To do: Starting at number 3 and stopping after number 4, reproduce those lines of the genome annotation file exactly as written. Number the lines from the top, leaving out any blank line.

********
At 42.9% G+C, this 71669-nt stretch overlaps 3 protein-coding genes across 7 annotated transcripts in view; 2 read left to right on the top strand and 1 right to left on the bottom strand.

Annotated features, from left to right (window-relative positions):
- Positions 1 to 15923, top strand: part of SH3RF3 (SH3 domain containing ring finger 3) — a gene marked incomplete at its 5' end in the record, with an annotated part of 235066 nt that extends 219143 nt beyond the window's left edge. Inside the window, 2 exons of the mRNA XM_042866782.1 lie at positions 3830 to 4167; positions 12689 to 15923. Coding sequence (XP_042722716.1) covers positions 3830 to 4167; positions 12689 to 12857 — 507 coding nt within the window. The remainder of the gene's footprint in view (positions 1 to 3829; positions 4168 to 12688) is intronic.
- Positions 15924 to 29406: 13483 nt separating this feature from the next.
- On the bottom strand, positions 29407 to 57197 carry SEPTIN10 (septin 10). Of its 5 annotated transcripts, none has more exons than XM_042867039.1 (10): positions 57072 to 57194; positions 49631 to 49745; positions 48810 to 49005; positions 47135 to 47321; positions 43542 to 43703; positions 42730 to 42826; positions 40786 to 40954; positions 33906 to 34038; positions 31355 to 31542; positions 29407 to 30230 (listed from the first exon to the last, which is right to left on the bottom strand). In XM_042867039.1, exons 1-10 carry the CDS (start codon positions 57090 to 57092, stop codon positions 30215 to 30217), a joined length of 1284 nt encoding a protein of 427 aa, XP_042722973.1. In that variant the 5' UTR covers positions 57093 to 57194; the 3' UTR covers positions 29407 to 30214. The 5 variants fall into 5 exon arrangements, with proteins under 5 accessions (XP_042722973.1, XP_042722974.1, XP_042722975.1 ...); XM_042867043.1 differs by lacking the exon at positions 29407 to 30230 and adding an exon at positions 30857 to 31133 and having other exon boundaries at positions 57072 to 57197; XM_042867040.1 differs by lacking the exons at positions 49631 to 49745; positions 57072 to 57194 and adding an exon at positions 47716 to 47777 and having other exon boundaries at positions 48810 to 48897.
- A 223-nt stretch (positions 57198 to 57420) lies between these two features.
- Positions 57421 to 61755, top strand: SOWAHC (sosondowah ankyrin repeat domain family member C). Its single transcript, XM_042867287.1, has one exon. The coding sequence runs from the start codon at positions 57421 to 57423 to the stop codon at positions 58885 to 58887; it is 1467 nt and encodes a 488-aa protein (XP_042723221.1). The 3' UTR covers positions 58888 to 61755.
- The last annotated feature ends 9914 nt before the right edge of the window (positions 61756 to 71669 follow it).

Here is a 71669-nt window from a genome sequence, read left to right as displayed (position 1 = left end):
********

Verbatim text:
- Positions 1 to 15923, top strand: part of SH3RF3 (SH3 domain containing ring finger 3) — a gene marked incomplete at its 5' end in the record, with an annotated part of 235066 nt that extends 219143 nt beyond the window's left edge. Inside the window, 2 exons of the mRNA XM_042866782.1 lie at positions 3830 to 4167; positions 12689 to 15923. Coding sequence (XP_042722716.1) covers positions 3830 to 4167; positions 12689 to 12857 — 507 coding nt within the window. The remainder of the gene's footprint in view (positions 1 to 3829; positions 4168 to 12688) is intronic.
- Positions 15924 to 29406: 13483 nt separating this feature from the next.